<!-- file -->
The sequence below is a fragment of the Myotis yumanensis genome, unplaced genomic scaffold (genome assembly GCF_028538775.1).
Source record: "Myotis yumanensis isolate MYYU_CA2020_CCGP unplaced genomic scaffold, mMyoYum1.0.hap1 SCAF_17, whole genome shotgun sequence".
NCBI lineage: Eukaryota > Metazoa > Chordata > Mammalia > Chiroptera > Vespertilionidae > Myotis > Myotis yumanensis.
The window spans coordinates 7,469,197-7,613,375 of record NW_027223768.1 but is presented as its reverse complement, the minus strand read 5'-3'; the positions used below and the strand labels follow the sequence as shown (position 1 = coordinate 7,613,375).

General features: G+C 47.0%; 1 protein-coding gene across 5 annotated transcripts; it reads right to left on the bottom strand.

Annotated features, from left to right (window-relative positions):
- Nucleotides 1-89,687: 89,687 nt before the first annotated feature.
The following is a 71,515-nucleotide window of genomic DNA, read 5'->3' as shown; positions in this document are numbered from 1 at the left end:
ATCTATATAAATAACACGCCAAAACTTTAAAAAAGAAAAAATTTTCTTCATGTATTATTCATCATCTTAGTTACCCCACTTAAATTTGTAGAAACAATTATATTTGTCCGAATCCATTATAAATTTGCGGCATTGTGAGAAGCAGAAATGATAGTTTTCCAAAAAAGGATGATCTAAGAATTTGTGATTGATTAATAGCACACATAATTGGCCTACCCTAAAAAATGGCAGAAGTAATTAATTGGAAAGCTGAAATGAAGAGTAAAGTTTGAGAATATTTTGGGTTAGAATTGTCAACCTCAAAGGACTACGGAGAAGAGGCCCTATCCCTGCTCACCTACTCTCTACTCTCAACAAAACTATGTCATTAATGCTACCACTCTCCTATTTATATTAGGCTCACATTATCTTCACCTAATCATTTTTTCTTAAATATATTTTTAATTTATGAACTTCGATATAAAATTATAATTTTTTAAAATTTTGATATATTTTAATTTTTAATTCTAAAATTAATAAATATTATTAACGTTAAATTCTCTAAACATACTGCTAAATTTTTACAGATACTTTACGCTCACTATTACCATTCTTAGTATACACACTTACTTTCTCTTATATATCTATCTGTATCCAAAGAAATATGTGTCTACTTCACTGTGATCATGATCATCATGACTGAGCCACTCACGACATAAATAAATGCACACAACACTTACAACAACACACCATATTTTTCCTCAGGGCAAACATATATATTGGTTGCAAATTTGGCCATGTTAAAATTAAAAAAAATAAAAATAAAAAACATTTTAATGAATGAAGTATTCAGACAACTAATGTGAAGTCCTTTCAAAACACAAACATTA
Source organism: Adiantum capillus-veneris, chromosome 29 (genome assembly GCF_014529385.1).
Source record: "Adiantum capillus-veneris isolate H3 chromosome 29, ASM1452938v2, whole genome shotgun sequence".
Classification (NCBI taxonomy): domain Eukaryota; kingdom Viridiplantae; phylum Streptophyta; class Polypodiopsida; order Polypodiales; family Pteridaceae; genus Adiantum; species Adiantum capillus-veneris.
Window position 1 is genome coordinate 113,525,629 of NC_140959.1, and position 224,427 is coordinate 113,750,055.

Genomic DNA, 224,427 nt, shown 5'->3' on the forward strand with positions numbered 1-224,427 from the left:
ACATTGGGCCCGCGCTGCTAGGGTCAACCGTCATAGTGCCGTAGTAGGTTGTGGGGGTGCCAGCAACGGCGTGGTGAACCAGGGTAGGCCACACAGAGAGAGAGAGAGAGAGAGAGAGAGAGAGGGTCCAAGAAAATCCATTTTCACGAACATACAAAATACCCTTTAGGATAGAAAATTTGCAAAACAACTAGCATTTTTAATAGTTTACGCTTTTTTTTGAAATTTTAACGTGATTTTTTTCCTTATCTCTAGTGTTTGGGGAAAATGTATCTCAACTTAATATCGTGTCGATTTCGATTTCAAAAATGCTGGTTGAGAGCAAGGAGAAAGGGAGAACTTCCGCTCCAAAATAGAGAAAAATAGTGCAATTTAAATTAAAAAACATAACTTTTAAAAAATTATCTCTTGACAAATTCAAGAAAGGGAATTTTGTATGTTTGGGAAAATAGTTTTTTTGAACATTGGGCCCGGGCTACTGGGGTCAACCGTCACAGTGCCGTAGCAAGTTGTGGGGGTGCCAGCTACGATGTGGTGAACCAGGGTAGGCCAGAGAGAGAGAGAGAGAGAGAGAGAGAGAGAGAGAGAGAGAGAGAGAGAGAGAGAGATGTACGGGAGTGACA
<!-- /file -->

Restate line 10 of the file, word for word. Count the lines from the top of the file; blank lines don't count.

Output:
Source organism: Adiantum capillus-veneris, chromosome 29 (genome assembly GCF_014529385.1).